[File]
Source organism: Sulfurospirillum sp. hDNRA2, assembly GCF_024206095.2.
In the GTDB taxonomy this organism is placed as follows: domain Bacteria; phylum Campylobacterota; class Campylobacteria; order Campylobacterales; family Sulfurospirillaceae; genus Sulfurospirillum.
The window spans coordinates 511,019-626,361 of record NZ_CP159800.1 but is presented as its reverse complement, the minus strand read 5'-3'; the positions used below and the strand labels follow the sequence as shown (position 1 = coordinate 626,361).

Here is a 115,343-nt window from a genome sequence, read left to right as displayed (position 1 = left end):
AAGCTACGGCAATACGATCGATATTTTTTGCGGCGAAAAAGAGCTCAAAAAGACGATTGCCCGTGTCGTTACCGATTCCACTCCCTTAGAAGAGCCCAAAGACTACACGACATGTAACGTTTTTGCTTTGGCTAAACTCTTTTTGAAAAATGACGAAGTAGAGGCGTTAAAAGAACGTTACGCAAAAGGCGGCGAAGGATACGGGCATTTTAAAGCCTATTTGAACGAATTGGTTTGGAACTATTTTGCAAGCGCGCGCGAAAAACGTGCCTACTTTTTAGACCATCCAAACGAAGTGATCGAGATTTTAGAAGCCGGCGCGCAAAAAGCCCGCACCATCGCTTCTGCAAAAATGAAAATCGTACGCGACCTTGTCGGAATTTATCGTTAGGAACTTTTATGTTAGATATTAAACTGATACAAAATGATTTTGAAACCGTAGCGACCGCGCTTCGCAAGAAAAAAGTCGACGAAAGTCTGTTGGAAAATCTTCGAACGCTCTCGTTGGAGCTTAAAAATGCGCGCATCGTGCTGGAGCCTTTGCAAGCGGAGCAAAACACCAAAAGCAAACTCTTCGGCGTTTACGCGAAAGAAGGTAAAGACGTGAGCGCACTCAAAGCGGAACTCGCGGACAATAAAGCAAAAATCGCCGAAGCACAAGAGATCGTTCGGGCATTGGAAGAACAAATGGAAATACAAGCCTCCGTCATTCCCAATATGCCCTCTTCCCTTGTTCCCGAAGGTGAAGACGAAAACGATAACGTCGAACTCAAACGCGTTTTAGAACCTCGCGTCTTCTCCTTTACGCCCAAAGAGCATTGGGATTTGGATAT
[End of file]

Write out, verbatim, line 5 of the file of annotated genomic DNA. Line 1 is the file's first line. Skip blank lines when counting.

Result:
AAGCTACGGCAATACGATCGATATTTTTTGCGGCGAAAAAGAGCTCAAAAAGACGATTGCCCGTGTCGTTACCGATTCCACTCCCTTAGAAGAGCCCAAAGACTACACGACATGTAACGTTTTTGCTTTGGCTAAACTCTTTTTGAAAAATGACGAAGTAGAGGCGTTAAAAGAACGTTACGCAAAAGGCGGCGAAGGATACGGGCATTTTAAAGCCTATTTGAACGAATTGGTTTGGAACTATTTTGCAAGCGCGCGCGAAAAACGTGCCTACTTTTTAGACCATCCAAACGAAGTGATCGAGATTTTAGAAGCCGGCGCGCAAAAAGCCCGCACCATCGCTTCTGCAAAAATGAAAATCGTACGCGACCTTGTCGGAATTTATCGTTAGGAACTTTTATGTTAGATATTAAACTGATACAAAATGATTTTGAAACCGTAGCGACCGCGCTTCGCAAGAAAAAAGTCGACGAAAGTCTGTTGGAAAATCTTCGAACGCTCTCGTTGGAGCTTAAAAATGCGCGCATCGTGCTGGAGCCTTTGCAAGCGGAGCAAAACACCAAAAGCAAACTCTTCGGCGTTTACGCGAAAGAAGGTAAAGACGTGAGCGCACTCAAAGCGGAACTCGCGGACAATAAAGCAAAAATCGCCGAAGCACAAGAGATCGTTCGGGCATTGGAAGAACAAATGGAAATACAAGCCTCCGTCATTCCCAATATGCCCTCTTCCCTTGTTCCCGAAGGTGAAGACGAAAACGATAACGTCGAACTCAAACGCGTTTTAGAACCTCGCGTCTTCTCCTTTACGCCCAAAGAGCATTGGGATTTGGATAT